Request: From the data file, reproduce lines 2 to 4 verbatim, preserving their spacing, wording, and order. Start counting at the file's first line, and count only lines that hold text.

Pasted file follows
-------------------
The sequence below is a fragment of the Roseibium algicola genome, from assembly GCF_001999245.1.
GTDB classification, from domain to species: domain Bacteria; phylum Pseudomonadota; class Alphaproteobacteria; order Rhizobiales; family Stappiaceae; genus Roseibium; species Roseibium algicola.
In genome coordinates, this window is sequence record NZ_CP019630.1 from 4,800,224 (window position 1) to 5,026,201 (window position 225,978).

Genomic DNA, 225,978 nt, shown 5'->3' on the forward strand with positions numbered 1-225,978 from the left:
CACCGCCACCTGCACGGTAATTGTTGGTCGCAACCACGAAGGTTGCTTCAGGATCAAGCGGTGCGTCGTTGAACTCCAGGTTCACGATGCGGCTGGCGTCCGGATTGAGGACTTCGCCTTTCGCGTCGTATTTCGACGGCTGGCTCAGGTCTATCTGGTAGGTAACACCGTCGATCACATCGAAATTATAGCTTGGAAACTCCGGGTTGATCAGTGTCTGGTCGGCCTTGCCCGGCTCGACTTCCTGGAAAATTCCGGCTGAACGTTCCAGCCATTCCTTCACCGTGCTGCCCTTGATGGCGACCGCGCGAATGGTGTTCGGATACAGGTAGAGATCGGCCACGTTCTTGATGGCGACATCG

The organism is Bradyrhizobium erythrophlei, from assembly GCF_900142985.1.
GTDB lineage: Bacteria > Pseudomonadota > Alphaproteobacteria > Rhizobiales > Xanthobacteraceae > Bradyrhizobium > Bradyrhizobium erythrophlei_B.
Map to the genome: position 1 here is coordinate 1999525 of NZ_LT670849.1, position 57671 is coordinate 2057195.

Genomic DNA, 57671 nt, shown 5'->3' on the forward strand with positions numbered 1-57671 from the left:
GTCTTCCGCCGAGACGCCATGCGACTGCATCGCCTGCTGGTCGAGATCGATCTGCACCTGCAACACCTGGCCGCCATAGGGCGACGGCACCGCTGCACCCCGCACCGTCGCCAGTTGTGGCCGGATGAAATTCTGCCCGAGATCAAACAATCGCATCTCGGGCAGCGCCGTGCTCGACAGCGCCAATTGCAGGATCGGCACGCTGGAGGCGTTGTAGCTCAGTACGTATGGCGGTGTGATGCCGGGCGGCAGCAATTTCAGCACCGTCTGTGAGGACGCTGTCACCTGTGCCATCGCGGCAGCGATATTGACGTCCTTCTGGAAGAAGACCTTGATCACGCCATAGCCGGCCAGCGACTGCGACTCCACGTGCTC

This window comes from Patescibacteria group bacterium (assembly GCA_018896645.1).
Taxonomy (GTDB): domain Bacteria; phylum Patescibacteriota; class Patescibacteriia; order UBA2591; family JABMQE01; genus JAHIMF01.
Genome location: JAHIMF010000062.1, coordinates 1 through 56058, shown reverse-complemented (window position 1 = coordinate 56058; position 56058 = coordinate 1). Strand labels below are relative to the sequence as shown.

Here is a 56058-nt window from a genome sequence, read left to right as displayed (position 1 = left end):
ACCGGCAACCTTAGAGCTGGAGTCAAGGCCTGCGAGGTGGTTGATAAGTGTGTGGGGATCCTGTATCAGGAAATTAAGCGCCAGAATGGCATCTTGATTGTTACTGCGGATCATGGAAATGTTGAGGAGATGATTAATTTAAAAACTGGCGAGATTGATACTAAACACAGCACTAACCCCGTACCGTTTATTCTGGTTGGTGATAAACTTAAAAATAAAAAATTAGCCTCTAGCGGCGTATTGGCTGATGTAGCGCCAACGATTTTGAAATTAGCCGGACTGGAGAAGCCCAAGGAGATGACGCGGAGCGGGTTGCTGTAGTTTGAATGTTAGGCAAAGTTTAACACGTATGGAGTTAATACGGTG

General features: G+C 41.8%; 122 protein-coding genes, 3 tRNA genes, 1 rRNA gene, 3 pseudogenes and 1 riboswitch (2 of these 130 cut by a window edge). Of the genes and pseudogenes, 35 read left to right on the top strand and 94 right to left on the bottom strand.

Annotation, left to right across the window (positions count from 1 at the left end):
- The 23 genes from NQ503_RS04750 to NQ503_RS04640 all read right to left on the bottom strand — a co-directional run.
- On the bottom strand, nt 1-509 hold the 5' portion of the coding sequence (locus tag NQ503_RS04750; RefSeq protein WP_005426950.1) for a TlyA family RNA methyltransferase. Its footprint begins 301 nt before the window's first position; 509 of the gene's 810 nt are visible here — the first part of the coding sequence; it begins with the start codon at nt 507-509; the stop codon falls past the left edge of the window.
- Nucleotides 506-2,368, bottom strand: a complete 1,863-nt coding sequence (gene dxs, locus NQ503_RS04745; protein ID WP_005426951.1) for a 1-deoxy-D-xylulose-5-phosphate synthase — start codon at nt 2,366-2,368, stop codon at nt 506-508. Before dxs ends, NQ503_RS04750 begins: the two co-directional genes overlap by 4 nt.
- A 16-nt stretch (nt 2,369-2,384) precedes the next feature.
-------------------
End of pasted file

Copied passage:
GTDB classification, from domain to species: domain Bacteria; phylum Pseudomonadota; class Alphaproteobacteria; order Rhizobiales; family Stappiaceae; genus Roseibium; species Roseibium algicola.
In genome coordinates, this window is sequence record NZ_CP019630.1 from 4,800,224 (window position 1) to 5,026,201 (window position 225,978).

Genomic DNA, 225,978 nt, shown 5'->3' on the forward strand with positions numbered 1-225,978 from the left: